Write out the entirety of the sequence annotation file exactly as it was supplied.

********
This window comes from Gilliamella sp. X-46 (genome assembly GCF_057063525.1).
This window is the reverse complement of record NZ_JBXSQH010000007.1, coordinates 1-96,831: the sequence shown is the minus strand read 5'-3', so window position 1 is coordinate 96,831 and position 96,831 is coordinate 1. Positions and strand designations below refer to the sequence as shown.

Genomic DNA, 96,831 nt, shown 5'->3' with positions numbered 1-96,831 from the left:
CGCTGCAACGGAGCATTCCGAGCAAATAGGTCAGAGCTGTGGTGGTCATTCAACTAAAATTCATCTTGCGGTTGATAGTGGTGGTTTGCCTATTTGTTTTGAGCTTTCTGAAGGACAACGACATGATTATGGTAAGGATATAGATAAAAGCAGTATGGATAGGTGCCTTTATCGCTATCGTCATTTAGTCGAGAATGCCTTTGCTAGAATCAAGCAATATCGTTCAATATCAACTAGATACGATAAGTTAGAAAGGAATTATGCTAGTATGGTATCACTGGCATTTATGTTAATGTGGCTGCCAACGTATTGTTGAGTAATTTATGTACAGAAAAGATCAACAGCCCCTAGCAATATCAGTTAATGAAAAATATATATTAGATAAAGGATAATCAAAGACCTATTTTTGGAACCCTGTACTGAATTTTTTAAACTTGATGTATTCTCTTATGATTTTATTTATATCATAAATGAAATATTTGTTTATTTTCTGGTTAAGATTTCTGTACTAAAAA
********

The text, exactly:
This window comes from Gilliamella sp. X-46 (genome assembly GCF_057063525.1).
This window is the reverse complement of record NZ_JBXSQH010000007.1, coordinates 1-96,831: the sequence shown is the minus strand read 5'-3', so window position 1 is coordinate 96,831 and position 96,831 is coordinate 1. Positions and strand designations below refer to the sequence as shown.

Genomic DNA, 96,831 nt, shown 5'->3' with positions numbered 1-96,831 from the left:
CGCTGCAACGGAGCATTCCGAGCAAATAGGTCAGAGCTGTGGTGGTCATTCAACTAAAATTCATCTTGCGGTTGATAGTGGTGGTTTGCCTATTTGTTTTGAGCTTTCTGAAGGACAACGACATGATTATGGTAAGGATATAGATAAAAGCAGTATGGATAGGTGCCTTTATCGCTATCGTCATTTAGTCGAGAATGCCTTTGCTAGAATCAAGCAATATCGTTCAATATCAACTAGATACGATAAGTTAGAAAGGAATTATGCTAGTATGGTATCACTGGCATTTATGTTAATGTGGCTGCCAACGTATTGTTGAGTAATTTATGTACAGAAAAGATCAACAGCCCCTAGCAATATCAGTTAATGAAAAATATATATTAGATAAAGGATAATCAAAGACCTATTTTTGGAACCCTGTACTGAATTTTTTAAACTTGATGTATTCTCTTATGATTTTATTTATATCATAAATGAAATATTTGTTTATTTTCTGGTTAAGATTTCTGTACTAAAAA